Friday, March 25, 2011

Converting to Tunnels & Trolls - Part 2 - Monster Rating

As I continue to tackle the issue of MR and monster toughness, the one thing that continues to trip me up is the lack of consistency within the published T&T rules system, at least in my mind. I may be alone in this. Some conversation about this can be found here.

A few things that are crossing me up are:

1. The Adjustable MR theory

I understand that basic premise of MR within the T&T rules; for any monster that you want to use, add up the number of dice your party of delvers is rolling and base the monster rating off of this. If you have a party that is rolling 20 Dice with their weapons, make your Troll a 192 MR Troll that would be rolling 20 Dice +96 adds because this would represent a fair fight or challenge. But - should a troll ever be a 200 MR monster? Is a troll a base 100 MR monster, but a well trained Troll could be a bit higher MR, or 200MR?. The 'adjustable' MR system makes some sense, but it is overly simplistic, especially when considering that based on these rules, the number of combat adds is equal to half the MR for the monster.

To me, an orc is an orc, an ogre should be an ogre, and a giant ant should be a giant ant. A minimum for a monster should or needs to be consistent, or at least it will be in my game. Which brings me to my second point...

2. Lack of consistent description of size

How big is a troll? How big is a giant? How big is a Giant Ant? It is a common, oh so common, trait in T&T rules to leave things very vague, I am assuming by design.

Amphisbaena, MR 98
A 'large, two-headed serpent...': that is it. 30 feet long, 40 feet long? How large is large? It has a monster rating of 98, so it must be pretty freaking large, right? But wait - it gets better. "If captured, tamed, and subsequently worn by a pregnant woman, a live amphibaena guarantees healthy children, most likely twins".


A 98 MR monster can be worn around the neck of a (what I am assuming) a normal sized woman for a healthy child? So that brings this wonderous snake back down to a size between what, 5 and 10 feet?

There is no consistent description of size whatsover in this book (Monsters and Magic Book, Special Edition) that came with the 7.5 boxed set. Below is a list of the first 10 or so monsters (non-human) in the book along with the closest thing to describing size in the text:

Amphisbaena (MR 98) - "large"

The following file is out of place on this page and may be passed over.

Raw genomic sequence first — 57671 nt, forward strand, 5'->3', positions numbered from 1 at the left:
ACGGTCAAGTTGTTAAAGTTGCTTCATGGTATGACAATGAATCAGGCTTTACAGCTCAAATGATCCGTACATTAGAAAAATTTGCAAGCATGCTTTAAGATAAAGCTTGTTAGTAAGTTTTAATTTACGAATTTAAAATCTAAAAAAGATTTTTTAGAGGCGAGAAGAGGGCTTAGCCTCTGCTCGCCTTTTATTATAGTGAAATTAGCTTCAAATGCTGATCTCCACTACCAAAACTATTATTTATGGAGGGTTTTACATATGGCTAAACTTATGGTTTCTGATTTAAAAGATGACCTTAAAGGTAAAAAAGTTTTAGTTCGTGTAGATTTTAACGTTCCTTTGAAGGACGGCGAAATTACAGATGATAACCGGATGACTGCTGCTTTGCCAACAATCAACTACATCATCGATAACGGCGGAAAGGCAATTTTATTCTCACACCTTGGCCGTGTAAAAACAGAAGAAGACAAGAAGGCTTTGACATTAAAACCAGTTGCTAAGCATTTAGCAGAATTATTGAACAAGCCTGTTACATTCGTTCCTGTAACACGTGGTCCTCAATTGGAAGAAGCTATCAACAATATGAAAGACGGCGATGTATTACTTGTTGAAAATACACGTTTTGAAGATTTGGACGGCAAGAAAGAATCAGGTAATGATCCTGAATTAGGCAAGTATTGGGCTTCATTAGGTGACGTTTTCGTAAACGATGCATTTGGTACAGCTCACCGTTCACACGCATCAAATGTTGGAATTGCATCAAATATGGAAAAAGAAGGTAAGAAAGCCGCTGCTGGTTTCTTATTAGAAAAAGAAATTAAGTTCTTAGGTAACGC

Barghest (MR 196) - "monstrous"
Cerberus (MR 145) - "three-headed watchdog"
Chimera (MR 147) - "fearsome mixture of lion, goat, and serpent"
Cyclops (MR 245) - "giants"
Dire Bat (MR 95) - "these giant bats often have wingspan of 5 feet or more"
Dire Lion (MR 148) - "massive creatures nearly 9 feet tall at the shoulder"
Dire Wolf (MR 95) - "massive"
Dragonling (MR 25) - "humanoid...diminutive"
Goblinkin (MR 294) - no description
Harpy (MR 245) - "lower body of predatory bird with head and chest of a terrible woman"

From this short list - I have 2 monsters I definitely know how big they are. From the rest I know that I don't want to mess with a Goblinkin because "they are evolved and warlike unlike their hunchbacked cousins" (and then some obviously with a MR 294) - I just don't know how big they are?

My point - is there a point? I know that 'Massive' means 9 feet tall at the shoulder, and giant means a 5 foot wingspan - but that is about it...

Friday, March 18, 2011

Converting to Tunnels & Trolls - Part 1 - Lots of 6-sided dice

Whether it be work or play, I have a tendency to try to understand something from top to bottom before I can really move forward. I have played T&T a total of 3 sessions with Tom 'Kopfy' Loney as my GM. As a T&T player, I am still a novice. As a GM, I am a mere babe. I have been running AD&D campaigns for over 20 years.

My first hurdle as a GM (in my mind) is the whole d6 thing. If I am running a party of 4 delvers and they are facing a group of monsters that total 30MR - I as the GM would be rolling 15-18 d6 for every combat round. As a player - it is OK to individually roll your attacks, add up your hits, add to that your combat adds, and then discuss with your party what your total is. As the GM - rolling 16 dice, adding them all up, counting all the spite - seems to me that it would get quite tedious as the rounds click by.

So - my first official work for my T&T game (I am sure this has been done by someone else with much more experience) was to create a table to simplify the dice rolls for the GM in combat.

I need to test it a bit - roll some big groups of dice and see if what I have represents a realistic range of rolls. My thought is that if I can roll 2 dice instead of 15 dice - it will make things move a bit smoother.